Symphony No.1 in E minor, Op.39
Symphony No.3 in C, Op.52
City of Birmingham Symphony Orchestra conducted by Sakari Oramo
Recorded in Symphony Hall Birmingham on 7, 11 & 12 January 2002
Yardstick version: The Chamber Orchestra of Europe/Paavo Berglund [FINLANDIA 3984 23388-2, 2 CDs]
CD No: ERATO 0927-43500-2 Duration: Reviewed: July 2002
Sakari Oramo and Sibelius - Volume 3
Reviewed by Colin Anderson
This, the third instalment of Sakari Oramos CBSO Sibelius cycle, may just be the best yet. Previously on Erato: 8573-85776-2 couples symphonies 2 & 4, the former rather hectoring, the latter lacking cumulative tension; then 8573-85822-2 brought an impressive Fifth Symphony, one detailed and dynamic-sensitive.
Oramo relishes the melodramatic side to the First Symphony and projects a storm-tossed and volatile rendition with no lack of poise, clarity, precision of ensemble and shapely expression. In short, this lively and exciting performance compels attention and satisfies both as symphonic structure and musical drama. Oramo knows just when to screw the tension up and relax for something intimate. Yet, some of the Finale is maybe a tad tensionless; and an attacca from the Scherzo to the fantasia last movement always seems mandatory Bernstein (DG) makes the point.
Better still is the concentrated and economic three-movement Third Symphony. The unusual urgency of the opening movement is convincing because of precise playing and Oramos attention to how motives are shared among various instruments. Theres enough eagerness here to make other versions seem elephantine; and theres no lack of taking-stock when required. The CBSOs lean and vibrant response is impressive. Oramos time-taken way with the second movements direction of Andantino con moto, quasi allegretto seems contrary yet return to Robert Kajanuss 1930 recording, which has the composers imprimatur, and any doubts cease; Colin Davis is equally correct here. Oramo both teases and delights with his handling of this movement, at once gently dancing and rather more than that in its something beyond suggestiveness. The Finale like the opening movement is a masterly structure of thematic development; Oramos pacing and organic building to the closing bars is exacting.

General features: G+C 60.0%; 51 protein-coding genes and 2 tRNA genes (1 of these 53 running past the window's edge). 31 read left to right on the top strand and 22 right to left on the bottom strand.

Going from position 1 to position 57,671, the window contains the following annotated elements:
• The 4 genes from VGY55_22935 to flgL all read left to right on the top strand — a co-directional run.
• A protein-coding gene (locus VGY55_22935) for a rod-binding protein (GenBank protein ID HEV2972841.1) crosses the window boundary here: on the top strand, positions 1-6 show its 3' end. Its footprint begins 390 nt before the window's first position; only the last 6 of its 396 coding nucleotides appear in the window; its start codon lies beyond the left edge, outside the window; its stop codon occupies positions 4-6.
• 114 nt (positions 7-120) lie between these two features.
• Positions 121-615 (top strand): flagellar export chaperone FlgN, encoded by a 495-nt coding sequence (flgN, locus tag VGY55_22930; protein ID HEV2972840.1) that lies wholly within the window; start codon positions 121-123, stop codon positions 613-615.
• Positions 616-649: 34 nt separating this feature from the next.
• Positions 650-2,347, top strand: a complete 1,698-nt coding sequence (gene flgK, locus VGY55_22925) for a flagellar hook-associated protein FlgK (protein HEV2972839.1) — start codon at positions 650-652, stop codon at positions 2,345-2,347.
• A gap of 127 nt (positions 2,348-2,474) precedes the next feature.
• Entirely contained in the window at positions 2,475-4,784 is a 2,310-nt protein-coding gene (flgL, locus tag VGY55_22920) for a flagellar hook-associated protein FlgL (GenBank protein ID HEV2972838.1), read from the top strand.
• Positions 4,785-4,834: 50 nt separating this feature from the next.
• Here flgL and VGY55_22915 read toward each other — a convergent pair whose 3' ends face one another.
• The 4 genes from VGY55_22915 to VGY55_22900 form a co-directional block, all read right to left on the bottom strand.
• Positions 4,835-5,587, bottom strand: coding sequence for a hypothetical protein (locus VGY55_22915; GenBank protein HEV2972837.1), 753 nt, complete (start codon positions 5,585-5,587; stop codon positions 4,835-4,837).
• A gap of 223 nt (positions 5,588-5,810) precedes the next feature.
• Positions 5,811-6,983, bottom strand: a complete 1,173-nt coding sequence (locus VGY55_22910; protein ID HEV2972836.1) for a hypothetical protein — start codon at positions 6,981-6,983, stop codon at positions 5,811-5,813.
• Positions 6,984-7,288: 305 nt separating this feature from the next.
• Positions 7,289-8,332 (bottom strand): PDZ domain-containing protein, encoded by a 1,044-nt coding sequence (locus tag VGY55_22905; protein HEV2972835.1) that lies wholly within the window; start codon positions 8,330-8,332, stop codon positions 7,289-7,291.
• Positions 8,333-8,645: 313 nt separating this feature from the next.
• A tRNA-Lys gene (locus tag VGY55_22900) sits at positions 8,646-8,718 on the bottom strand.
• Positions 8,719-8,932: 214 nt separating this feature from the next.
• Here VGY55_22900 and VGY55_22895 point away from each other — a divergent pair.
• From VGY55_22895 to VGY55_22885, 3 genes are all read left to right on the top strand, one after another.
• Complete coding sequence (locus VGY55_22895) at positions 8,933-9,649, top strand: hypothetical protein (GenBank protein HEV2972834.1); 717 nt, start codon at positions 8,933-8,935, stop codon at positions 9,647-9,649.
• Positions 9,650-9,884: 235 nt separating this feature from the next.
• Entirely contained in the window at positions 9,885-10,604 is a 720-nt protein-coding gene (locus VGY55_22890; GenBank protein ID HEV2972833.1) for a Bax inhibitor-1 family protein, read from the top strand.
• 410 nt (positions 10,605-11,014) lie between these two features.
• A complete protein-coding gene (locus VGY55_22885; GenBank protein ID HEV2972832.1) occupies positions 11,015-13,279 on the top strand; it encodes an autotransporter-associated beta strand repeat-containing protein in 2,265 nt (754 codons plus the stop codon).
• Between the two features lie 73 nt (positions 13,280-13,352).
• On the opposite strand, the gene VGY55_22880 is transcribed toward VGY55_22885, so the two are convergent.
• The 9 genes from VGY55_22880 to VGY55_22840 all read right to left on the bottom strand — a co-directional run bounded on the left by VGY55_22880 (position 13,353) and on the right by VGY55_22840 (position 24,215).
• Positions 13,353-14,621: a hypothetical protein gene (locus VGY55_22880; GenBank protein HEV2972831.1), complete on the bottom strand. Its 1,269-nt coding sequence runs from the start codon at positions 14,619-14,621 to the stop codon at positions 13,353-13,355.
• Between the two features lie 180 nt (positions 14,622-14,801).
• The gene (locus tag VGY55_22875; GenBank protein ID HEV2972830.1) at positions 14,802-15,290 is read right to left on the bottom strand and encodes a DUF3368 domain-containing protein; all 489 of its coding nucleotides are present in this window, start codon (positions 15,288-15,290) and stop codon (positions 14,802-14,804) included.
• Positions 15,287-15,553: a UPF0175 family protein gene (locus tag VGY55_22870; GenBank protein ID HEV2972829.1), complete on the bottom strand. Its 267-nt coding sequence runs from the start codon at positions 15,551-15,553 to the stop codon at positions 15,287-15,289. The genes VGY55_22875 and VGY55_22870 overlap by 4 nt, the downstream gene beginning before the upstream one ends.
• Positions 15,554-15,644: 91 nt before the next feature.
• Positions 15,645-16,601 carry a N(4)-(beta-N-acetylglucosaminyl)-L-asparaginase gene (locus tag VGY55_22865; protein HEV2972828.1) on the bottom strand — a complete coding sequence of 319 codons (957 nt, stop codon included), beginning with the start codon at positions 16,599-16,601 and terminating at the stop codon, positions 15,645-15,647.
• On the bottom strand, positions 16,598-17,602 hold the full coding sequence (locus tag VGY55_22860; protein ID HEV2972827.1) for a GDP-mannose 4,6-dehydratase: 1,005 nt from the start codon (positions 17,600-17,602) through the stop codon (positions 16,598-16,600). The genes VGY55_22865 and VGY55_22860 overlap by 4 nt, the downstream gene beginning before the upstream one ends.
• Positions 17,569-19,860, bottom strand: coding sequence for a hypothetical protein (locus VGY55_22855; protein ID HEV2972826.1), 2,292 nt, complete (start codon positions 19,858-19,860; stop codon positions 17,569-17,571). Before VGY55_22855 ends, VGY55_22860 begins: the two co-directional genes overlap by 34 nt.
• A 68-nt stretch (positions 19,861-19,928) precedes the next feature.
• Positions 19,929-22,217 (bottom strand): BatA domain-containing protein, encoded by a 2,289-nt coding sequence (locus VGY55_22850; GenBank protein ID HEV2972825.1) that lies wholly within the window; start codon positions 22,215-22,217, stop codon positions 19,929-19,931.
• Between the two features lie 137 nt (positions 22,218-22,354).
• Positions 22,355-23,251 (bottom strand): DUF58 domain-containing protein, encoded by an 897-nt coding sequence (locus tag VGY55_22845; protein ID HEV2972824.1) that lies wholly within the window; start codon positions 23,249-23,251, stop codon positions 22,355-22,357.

A surprisingly underwhelming Finlandia makes little odds, and while I wouldnt necessarily put Oramo above Paavo Berglunds consistently superb 1-3 (part of his slightly hit-and-miss latest thoughts on this magnificent music), anyone looking for fresh and revealing Sibelius from a tried and trusted partnership should certainly give Oramo a go.
I have reservations about the recording that rather recesses the orchestra, not least the strings. While detail is admirably clear, there can also be a mushiness of mid- and lower-frequencies, a lack of impact and a tweaking of perspective that allows brass domination. Yet, it says something for the authority of the performances that one is more involved in the music-making than listing sonic deficiencies.